Mountainous region of Molise by Lucio Musacchio

What is Tintilia?
I mentioned in our online chat last Saturday and also in my article a mention of the native red grape of Molise, tintilia. I don't remember ever having the pleasure to sample this grape and look forward to an opportunity at one point, but it may be a very difficult one to find. Prior to this article you were probably asking yourself, what is tintilia? The sad part is that through all of my Italian wine books that I have none of them mentioned tintilia and even the sections on Molise, if there was one, had very little to say.

The Origins of Tintilia & it's Production in Molise
Tintilia finally got it's own DOC in 1998 that it can qualify for, which is the Tintilia del Molise DOC from the provinces of Isernia and the capital Campobasso. It's another grape, like some of the other Italian grapes we've discussed along the way, that faced extinction, but some wine producers of Molise continue to work with the grape and still produce wines with it. It's unknown where the grape hailed from or whom it was introduced by whether it was the Spanish or the Samnites, but the word tintilia hails from the spanish word tinto, which means red, and a red grape it is. So whether or not that means it came from the Spanish your guess is as good as mine and there was no definite answer online.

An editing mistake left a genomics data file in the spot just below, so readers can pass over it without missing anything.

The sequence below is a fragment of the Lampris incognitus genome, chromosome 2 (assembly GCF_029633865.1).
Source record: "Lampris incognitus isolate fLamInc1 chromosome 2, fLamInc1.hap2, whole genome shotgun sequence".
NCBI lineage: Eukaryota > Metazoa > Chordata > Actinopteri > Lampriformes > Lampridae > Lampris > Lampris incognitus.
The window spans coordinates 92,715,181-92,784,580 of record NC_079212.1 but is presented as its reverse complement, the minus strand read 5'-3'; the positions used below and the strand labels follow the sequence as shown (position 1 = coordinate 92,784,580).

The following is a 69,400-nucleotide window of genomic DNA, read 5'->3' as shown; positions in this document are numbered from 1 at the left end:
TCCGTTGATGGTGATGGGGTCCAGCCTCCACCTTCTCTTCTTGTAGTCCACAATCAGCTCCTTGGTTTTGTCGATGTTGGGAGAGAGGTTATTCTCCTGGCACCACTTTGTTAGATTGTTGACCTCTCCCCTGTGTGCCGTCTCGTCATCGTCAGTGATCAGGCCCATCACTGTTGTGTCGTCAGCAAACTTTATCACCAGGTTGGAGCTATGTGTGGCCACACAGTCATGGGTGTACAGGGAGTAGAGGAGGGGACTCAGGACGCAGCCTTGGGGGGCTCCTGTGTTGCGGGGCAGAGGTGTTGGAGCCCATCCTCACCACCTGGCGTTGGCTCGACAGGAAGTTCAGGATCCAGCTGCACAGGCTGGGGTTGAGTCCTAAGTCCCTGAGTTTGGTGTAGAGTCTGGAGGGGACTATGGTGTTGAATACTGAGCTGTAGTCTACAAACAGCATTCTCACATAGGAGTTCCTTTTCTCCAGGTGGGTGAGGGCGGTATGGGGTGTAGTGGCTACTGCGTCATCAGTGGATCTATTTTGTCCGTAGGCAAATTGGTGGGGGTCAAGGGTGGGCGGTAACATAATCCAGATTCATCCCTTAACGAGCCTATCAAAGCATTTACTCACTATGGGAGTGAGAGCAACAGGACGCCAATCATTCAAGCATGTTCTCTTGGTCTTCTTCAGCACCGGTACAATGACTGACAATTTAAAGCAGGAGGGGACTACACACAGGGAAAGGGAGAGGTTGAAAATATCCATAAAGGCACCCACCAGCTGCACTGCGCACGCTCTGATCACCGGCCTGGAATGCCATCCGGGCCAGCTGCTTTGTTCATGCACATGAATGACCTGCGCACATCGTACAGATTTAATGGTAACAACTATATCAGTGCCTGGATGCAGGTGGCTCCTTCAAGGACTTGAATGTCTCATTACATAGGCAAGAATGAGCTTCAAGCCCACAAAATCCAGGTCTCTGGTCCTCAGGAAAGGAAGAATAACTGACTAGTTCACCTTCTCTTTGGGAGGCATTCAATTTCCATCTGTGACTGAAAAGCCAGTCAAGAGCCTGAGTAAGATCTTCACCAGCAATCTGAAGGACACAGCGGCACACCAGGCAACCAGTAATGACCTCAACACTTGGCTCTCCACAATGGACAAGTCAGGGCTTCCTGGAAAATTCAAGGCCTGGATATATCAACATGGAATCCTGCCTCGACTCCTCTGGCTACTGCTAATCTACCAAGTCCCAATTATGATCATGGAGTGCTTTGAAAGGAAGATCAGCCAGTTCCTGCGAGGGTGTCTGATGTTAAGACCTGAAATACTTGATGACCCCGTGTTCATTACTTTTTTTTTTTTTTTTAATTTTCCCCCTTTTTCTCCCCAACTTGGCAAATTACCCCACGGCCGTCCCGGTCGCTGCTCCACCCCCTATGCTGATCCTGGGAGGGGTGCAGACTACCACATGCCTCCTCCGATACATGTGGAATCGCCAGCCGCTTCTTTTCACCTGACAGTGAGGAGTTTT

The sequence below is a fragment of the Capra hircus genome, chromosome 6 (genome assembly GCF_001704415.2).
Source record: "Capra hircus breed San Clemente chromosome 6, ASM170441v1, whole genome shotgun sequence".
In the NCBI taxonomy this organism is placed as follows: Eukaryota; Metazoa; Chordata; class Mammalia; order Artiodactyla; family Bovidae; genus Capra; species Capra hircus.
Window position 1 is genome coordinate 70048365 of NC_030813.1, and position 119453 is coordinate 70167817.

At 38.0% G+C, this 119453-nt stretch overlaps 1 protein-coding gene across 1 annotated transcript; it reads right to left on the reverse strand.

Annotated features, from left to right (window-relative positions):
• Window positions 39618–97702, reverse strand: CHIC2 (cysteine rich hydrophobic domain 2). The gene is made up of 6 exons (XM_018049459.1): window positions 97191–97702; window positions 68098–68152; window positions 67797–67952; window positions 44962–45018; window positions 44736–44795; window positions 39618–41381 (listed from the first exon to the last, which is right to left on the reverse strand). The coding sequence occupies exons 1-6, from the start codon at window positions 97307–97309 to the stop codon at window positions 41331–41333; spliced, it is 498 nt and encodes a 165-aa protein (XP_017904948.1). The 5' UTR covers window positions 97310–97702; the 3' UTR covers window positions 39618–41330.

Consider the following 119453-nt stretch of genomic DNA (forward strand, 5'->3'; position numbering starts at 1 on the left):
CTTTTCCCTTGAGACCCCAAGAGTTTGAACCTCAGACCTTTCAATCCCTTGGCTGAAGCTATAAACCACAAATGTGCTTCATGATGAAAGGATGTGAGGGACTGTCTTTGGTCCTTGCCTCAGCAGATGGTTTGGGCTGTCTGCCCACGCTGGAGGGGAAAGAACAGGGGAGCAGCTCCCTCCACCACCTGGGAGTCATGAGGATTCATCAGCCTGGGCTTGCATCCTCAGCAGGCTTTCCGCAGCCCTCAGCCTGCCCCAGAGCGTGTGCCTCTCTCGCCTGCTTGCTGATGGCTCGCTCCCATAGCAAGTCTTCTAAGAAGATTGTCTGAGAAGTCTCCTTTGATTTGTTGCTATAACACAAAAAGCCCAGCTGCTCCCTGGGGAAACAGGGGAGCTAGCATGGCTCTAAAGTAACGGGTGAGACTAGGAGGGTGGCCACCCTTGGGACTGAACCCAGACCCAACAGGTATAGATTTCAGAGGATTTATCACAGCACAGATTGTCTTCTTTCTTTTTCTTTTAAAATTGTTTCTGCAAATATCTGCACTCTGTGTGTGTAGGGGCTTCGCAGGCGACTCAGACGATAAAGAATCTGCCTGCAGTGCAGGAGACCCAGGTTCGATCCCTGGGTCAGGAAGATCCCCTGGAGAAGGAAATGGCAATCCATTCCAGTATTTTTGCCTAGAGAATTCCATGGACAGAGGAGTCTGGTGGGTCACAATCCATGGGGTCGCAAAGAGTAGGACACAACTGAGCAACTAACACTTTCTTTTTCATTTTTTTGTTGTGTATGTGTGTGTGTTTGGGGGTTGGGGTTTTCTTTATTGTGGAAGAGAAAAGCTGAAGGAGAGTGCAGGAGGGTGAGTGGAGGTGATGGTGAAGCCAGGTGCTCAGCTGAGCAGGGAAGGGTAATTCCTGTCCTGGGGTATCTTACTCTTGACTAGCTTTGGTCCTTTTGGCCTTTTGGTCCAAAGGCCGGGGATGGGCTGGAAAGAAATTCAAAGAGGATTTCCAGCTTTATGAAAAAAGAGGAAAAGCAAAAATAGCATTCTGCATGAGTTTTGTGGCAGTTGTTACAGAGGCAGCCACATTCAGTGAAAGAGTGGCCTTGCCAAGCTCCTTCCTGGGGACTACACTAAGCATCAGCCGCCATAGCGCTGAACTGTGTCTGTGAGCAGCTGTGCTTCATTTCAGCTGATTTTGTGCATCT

Characteristics of Tintilia
Typically with this wine it produces a ruby color and is medium-bodied showcasing red and/or black fruits. Depending on the producer you may also pick up some spice notes and licorice. A well produced tintilia should balance good fruit and acidity with firm tannins.

Producers of Tintilia
There are definitely more, but these wineries produce tintilia wines of Molise that maybe you can find.
I would love to hear from those that have had the opportunity to try this grape and share your experience with us.

 

Saturday, March 5, 2016

Di Majo Norante of Molise Rocks the Mediterranean

Welcome to our Italian Food, Wine & Travel group (#ItalianFWT) where this month my blogger friends and myself cover the region of Molise in southern Italy. Like some of the other regions we have covered since the beginning of the New Year, Molise is one of those regions not well sought after or on the list of your must go to regions within Italy. It's surrounded by a number of regions in the south including Puglia, Campania, Abruzzo and Lazio.
visiting molise italy